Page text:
Hoard­ers, re­joice! Stor­age star­tups will valet your stuff

New­com­ers chal­lenge the in­dus­try’s haul-it-your­self gi­ants “We’re a very af­flu­ent so­ci­ety. Peo­ple buy, buy, and buy”

Bloomberg Businessweek (Asia) - - CONTENTS - −Pa­trick Clark The bot­tom line Star­tups are try­ing to carve out a slice of the ex­pand­ing stor­age in­dus­try by of­fer­ing on-de­mand pickup and de­liv­ery.

A ware­house worker at stor­age startup Red­Bin spent 75 min­utes on a re­cent morn­ing pi­lot­ing a van from com­pany head­quar­ters on the Brook­lyn wa­ter­front to an apart­ment build­ing in Har­lem, where he dropped off two empty plas­tic boxes. Then he drove back to Brook­lyn. Four days later, Red­Bin dis­patched an­other van to re­trieve the con­tain­ers, now full, which the com­pany will store for $5 per box per month.

It may not seem like a speedy path to riches, but founder Tom An­der­son be­lieves his busi­ness is des­tined to pros­per for a sim­ple rea­son: U.S. con­sumers are a lot bet­ter at ac­quir­ing than they are at let­ting go. A se­rial en­tre­pre­neur whose last com­pany man­aged lo­gis­tics for U.S. mil­i­tary con­trac­tors ship­ping cargo to Afghanista­n, An­der­son launched Red­Bin in Septem­ber. He also owns a self-stor­age cen­ter in Oak­dale, Long Is­land, which has al­lowed him to study the be­hav­ior of the Amer­i­can pack rat up close.

To An­der­son, the on-de­mand model seemed like a good way to reach cus­tomers who live in cramped apart­ments that are far from tra­di­tional stor­age fa­cil­i­ties, which are more abun­dant out­side city cen­ters. Red­Bin doesn't charge for the first four pick­ups and de­liv­er­ies, and cus­tomers can sum­mon their bins with 24 hours' no­tice us­ing the com­pany's smart­phone app. “We're build­ing a bridge be­tween a per­son's need to see their stuff and their need to keep it in stor­age,” he says.

In New York, Red­Bin is com­pet­ing with on-de­mand stor­age com­pa­nies in­clud­ing Box But­ler, a sub­sidiary of Iron Moun­tain; MakeSpace, a ven­ture-backed startup that also op­er­ates in Wash­ing­ton and Chicago; and Clut­ter, which raised $9 mil­lion in Oc­to­ber from Se­quoia Cap­i­tal.

Sim­i­lar ser­vices have cropped up in Bos­ton, Den­ver, Los An­ge­les, and San Fran­cisco. There are enough play­ers that Boxbee, a startup backed by Google Ven­tures, has ded­i­cated it­self to mak­ing soft­ware to help on-de­mand stor­age com­pa­nies man­age ware­houses, de­liv­ery ve­hi­cles, and billing.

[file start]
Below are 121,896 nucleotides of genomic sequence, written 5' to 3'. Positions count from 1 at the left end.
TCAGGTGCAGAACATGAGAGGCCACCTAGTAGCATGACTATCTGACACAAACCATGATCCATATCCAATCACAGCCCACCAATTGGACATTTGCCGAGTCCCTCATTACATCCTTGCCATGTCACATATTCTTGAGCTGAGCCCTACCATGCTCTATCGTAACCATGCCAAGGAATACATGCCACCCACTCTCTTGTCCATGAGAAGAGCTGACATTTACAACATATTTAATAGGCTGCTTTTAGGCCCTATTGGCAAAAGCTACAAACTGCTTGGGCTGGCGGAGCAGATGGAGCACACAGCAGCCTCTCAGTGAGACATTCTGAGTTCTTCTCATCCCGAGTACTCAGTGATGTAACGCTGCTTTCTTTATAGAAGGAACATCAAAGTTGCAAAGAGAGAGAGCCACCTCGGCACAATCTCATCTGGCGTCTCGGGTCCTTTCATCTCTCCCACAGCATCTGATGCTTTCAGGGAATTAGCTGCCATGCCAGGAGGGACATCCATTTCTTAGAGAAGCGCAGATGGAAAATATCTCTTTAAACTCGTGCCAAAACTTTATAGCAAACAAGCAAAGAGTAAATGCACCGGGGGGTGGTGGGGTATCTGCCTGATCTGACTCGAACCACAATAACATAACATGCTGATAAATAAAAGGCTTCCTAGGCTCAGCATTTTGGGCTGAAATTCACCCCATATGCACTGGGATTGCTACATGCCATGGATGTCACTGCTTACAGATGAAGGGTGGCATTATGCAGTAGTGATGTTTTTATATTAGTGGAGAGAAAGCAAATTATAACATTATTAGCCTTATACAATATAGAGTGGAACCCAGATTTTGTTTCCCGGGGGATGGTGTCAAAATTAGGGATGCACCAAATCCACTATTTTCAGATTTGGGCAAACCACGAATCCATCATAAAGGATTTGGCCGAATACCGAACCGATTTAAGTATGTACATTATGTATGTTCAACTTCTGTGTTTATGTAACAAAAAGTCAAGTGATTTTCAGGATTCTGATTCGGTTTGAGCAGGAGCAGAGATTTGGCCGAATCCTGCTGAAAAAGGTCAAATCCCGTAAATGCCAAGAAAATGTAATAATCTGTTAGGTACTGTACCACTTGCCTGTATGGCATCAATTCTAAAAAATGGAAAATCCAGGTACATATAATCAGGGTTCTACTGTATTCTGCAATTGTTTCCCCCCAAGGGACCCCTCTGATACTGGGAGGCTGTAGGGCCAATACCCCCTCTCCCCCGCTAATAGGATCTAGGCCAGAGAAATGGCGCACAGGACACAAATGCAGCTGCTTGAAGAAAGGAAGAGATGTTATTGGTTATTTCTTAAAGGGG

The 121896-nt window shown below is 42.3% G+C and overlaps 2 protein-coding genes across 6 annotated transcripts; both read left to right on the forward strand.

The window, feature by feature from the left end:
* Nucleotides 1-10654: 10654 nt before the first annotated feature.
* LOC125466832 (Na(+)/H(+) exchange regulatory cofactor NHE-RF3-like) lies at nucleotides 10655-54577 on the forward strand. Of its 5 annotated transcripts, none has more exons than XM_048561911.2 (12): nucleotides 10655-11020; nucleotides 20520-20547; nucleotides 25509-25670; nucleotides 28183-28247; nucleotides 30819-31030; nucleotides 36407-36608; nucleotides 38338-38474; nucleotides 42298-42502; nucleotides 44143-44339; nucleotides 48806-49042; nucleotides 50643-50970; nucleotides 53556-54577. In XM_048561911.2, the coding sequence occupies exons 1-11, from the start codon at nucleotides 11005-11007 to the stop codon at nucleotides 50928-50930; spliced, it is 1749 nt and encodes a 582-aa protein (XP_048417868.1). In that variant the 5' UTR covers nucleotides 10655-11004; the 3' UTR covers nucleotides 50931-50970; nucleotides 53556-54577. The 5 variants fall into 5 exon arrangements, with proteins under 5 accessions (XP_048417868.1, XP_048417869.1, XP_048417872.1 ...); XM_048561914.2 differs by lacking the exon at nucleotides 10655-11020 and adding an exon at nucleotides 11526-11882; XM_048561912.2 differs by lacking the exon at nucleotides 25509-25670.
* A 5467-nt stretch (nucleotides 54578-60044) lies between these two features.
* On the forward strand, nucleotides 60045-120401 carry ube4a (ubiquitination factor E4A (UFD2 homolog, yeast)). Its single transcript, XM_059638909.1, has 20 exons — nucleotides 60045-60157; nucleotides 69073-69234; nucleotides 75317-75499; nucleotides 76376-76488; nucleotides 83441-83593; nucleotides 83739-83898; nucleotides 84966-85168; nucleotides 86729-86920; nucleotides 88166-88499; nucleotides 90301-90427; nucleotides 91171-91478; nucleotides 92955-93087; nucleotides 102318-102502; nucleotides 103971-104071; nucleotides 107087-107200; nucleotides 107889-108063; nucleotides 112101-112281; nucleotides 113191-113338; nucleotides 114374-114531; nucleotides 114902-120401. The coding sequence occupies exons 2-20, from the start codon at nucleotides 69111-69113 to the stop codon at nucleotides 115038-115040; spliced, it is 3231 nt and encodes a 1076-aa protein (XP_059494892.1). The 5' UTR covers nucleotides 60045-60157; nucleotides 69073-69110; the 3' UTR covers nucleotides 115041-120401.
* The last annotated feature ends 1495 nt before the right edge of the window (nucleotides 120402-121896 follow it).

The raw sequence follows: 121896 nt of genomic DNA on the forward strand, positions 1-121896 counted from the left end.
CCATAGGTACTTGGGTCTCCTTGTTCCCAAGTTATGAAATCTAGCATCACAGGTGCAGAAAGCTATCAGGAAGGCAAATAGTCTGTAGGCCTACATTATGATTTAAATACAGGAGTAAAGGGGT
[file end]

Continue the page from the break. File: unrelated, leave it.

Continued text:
The star­tups' busi­ness mod­els vary slightly—Red­Bin stores boxes that mea­sure three cu­bic feet and a hand­ful of spe­cialty items, such as bi­cy­cles and air con­di­tion­ing units, while MakeSpace, which has raised $10 mil­lion from Up­front Ven­tures and oth­ers, will take your pi­ano. But all of­fer de­liv­ery ser­vice to en­tice cus­tomers who would oth­er­wise have to do the heavy lift­ing them­selves. “When we started look­ing at this in­dus­try, we un­der­stood the need for stor­age; we just didn't un­der­stand why the ex­pe­ri­ence was so poor,” says Clut­ter co-founder Ari Mir. So the Cal­i­for­nia com­pany hired movers to help cus­tomers pack, pho­to­graph, and trans­port their be­long­ings. Sixty per­cent of stor­age cus­tomers live in 25 U.S. metropoli­tan ar­eas, says Mir, and his com­pany is fo­cus­ing on those mar­kets.

More than 50,000 self-stor­age fa­cil­i­ties are in the U.S. All told, stor­age busi­nesses will gen­er­ate $33 bil­lion in 2016, es­ti­mates re­search firm IBISWorld, up from $24 bil­lion in 2010. “We're a very af­flu­ent so­ci­ety,” says Ellen Faye, pres­i­dent of the Na­tional As­so­ci­a­tion of Pro­fes­sional Or­ga­niz­ers. “Peo­ple buy, buy, and buy.”

Be­cause con­struc­tion of stor­age

cen­ters flagged dur­ing the re­ces­sion, de­mand for lock­ers has out­stripped sup­ply. Oc­cu­pancy rates and rents are at all-time highs, ac­cord­ing to Chuck Gor­don, chief ex­ec­u­tive at Spare­Foot, a web­site that helps peo­ple com­par­i­son shop for the best deals.

Those trends have been a boon to the new­com­ers, help­ing them stay com­pet­i­tive on price while they of­fer bet­ter ser­vice than self-stor­age fa­cil­i­ties. It has also prompted some of the larger oper­a­tors, in­clud­ing Malvern, Pa.-based CubeSmart, to ex­per­i­ment with on-de­mand.

What's not clear, says Gor­don, is whether the star­tups are at­tract­ing a new kind of stor­age user or grab­bing cus­tomers who would have rented space from tra­di­tional oper­a­tors. “There's a to-be-de­ter­mined num­ber of reg­u­lar stor­age cus­tomers choos­ing this op­tion be­cause it's more con­ve­nient,” he says. “Does 5 per­cent of the mar­ket want this, or 50 per­cent? That's the big ques­tion.”

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